The iPhone 6s and iPhone 6s Plus have finally arrived, so order yours today before stock runs out.
It’s been noted by numerous tech blogs that the Bill Graham Civic Auditorium in San Francisco has been booked for a 7,000+ attendee private event during the first couple of weeks of September – fuelling speculation that Apple is planning to use the venue to announce their newest iPhone incarnation – the 6S.
It isn’t a leap to assume that Apple will use this space – it fits the geography, capacity and date of launches in previous years. The 6S is rumoured to be released this September – which is historically Apple’s release month.
The latest from analysts at KGI Securities suggests that the latest iPhone will come with significant changes and updates to their TouchID mechanics. By reducing the amount of errors that get thrown up during fingerprint reading, Apple Pay will be able to offer a more efficient, safer user experience.
Apple has filed patents for their TouchID software to be integrated with their regular touch panel, although analysts suspect there’s still a lot of work to be done to merge these two aspects as seamlessly as is required, thanks to not only the software algorithms necessary, but also the hardware requirements of sapphire cover lenses.
This might be the push that Apple have been looking for, to get both customers and a greater number of businesses to adopt and use the Apple pay feature.
In a move which effectively reverses Apple’s attempt last year to stop using Samsung to manufacture their chipsets, the Cupertino company have shifted back to Samsung thanks to the other company’s advanced fabrication technology. The website RE/Code reports that Samsung are expected to offer “Exynos processors in forthcoming handsets instead of Qualcomm’s Snapdragon 810”.
This shift from an A8 to an A9 processor bodes well for the release of a handset that’s not only more powerful and packed with better features, but also one which runs more efficiently.
Apple has taken to updating its iOS platform once a year, around the same time. If they remain loyal to their usual trend, this will mean an unveiling of the new OS at the Apple Worldwide Developer Conference (WWDC) in summer, with the update officially rolling out to regular customers alongside their handset launch around September of this year.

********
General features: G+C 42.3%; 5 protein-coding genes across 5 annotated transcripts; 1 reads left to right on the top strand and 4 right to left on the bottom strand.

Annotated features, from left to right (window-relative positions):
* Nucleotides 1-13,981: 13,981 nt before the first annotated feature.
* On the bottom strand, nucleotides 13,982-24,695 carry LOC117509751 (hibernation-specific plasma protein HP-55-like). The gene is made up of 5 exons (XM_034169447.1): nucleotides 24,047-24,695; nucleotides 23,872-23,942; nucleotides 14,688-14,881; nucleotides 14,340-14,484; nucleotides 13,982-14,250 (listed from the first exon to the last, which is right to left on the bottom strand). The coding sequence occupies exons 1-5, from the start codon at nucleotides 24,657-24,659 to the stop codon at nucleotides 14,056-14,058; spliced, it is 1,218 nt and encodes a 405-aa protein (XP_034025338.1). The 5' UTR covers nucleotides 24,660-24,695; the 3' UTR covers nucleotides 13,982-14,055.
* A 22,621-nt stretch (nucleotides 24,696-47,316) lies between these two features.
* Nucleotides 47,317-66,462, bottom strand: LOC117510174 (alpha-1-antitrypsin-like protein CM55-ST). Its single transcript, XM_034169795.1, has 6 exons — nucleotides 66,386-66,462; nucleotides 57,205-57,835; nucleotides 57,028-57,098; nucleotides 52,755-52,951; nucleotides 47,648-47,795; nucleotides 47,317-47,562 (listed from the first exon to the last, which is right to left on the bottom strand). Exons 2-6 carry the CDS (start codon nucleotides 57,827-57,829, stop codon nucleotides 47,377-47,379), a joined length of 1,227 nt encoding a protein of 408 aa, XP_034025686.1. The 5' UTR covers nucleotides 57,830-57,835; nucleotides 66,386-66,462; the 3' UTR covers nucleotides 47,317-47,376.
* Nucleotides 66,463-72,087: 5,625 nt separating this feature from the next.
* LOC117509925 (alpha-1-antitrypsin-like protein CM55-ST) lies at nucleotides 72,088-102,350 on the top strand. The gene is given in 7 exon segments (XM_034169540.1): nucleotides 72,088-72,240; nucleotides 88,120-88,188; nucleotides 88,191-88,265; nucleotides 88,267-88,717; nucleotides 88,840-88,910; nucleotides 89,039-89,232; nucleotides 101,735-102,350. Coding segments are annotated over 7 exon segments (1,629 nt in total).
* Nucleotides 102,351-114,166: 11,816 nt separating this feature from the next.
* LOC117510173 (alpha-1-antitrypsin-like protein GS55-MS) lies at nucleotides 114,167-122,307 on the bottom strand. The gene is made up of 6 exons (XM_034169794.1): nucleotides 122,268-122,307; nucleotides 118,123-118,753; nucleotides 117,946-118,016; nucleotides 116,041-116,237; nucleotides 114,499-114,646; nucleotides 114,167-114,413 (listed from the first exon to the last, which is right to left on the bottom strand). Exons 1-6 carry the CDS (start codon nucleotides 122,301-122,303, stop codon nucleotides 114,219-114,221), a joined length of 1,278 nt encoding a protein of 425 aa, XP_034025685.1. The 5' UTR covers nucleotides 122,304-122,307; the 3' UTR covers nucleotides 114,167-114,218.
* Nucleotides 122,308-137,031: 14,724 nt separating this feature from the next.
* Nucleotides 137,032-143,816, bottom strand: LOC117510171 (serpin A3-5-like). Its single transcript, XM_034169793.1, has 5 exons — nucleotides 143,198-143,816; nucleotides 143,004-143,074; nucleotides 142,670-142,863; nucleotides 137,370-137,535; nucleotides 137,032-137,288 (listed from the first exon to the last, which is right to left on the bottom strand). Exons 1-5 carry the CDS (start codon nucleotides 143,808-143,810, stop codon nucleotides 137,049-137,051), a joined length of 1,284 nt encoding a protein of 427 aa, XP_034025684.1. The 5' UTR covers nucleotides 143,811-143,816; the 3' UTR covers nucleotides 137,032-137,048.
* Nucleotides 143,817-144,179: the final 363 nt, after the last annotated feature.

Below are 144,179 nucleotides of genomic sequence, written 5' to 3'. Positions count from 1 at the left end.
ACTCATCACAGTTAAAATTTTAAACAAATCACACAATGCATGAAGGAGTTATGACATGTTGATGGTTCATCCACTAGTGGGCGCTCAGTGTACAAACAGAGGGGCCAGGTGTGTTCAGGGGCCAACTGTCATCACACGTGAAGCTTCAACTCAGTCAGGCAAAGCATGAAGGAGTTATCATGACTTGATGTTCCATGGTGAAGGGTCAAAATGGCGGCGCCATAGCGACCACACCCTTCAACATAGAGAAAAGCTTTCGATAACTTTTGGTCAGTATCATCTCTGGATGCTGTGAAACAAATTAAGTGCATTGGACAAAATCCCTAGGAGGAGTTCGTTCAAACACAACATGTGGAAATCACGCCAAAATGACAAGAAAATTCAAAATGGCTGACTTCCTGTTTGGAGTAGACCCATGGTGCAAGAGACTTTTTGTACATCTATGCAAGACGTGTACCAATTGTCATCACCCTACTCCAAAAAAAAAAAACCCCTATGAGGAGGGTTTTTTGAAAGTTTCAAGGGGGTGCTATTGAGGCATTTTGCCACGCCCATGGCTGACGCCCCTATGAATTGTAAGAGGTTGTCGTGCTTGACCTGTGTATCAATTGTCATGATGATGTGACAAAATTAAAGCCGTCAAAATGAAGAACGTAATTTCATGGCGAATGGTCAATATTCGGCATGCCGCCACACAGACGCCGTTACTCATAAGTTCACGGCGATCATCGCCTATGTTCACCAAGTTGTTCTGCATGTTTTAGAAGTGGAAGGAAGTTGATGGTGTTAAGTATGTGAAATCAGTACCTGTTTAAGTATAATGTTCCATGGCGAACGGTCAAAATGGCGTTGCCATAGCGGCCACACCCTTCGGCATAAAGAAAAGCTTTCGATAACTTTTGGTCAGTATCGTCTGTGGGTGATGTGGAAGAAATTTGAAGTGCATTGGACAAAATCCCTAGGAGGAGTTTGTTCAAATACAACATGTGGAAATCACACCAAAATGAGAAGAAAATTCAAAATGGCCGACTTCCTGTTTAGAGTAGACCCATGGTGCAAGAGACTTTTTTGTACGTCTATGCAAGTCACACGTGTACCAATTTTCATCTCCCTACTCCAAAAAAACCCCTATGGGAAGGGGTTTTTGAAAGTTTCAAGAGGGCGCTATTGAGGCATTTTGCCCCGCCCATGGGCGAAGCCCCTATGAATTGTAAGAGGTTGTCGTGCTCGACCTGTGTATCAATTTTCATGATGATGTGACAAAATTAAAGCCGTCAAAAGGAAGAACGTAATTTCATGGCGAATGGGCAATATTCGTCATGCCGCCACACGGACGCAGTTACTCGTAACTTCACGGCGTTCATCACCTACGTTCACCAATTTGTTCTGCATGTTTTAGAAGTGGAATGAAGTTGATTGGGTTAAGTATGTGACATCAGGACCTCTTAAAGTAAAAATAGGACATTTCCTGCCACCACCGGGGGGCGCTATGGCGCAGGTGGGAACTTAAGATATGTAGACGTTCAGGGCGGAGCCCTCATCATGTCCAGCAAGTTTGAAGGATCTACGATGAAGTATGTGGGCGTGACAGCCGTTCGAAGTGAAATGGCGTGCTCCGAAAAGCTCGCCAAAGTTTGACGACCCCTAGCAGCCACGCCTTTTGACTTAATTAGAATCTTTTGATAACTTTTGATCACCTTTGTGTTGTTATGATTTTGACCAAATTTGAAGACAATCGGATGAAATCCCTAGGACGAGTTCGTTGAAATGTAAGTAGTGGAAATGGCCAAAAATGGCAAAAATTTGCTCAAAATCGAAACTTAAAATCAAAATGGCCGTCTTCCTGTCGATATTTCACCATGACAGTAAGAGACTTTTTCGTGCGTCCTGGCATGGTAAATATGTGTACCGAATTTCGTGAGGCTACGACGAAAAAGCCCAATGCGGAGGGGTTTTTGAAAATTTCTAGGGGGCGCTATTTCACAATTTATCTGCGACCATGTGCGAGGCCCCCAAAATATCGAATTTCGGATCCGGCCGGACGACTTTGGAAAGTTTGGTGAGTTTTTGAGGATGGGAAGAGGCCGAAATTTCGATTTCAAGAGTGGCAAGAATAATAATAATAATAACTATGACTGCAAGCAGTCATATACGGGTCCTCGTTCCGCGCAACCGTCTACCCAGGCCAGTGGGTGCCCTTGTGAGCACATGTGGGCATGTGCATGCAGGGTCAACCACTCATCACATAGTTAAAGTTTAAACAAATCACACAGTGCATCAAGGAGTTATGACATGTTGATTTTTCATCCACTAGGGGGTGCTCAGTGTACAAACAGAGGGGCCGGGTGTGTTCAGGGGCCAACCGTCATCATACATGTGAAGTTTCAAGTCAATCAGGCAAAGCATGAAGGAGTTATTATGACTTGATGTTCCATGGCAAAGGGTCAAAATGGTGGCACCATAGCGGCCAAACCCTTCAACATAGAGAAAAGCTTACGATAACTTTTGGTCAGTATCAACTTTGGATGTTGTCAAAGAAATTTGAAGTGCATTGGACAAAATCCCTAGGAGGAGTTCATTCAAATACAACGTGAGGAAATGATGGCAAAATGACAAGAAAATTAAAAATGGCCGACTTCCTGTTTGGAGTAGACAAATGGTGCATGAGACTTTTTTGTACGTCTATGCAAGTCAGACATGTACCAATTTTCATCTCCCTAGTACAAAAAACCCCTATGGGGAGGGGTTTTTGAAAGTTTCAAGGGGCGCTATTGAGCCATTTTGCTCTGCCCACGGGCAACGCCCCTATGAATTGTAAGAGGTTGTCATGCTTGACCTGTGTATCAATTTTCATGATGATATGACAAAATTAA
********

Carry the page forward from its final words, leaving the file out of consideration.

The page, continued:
Availability for iOS 9 is also likely to follow the ‘one in, one out’ trend that Apple have cultivated over the past years. Since the 4S struggled a lot with the iOS8 update, it’s really not surprising that this older handset is likely to be dropped from the available updates list, leaving us with the iPhone 5 onwards.
A number of tech bods close to Apple have suggested that this year’s handset is due for an upgrade in memory – from the 1GB RAM of 2014, to 2GB for their newest release. In real terms, this means the handset will have more than enough memory to have different tasks open and running at the same time, as well as being more equipped to deal with the larger image and video files many users will be creating with the heavily upgraded camera. This upgrade would put this tech item on a par with the iPad Air 2 (in terms of RAM, at least).
The biggest concern attached to this new benefit will be the price. Unfortunately, memory isn’t exactly a cheap component, and one has to wonder just how far Apple can stretch the pockets of even its loyal consumers. If they can get the right suppliers at the right price, however, this addition to the latest version of the iPhone will be a big leap forward.
A number of sources have indicated that Apple may be looking to use liquid metal on the chassis instead of aluminium. On the surface, it certainly seems like a sensible option, as liquid metal is not only stronger than their traditional fair, but also lighter. The likelihood of its use will probably (unfortunately) come down to profit margins, rather than what would be best for the consumer. But we’ll keep our fingers crossed!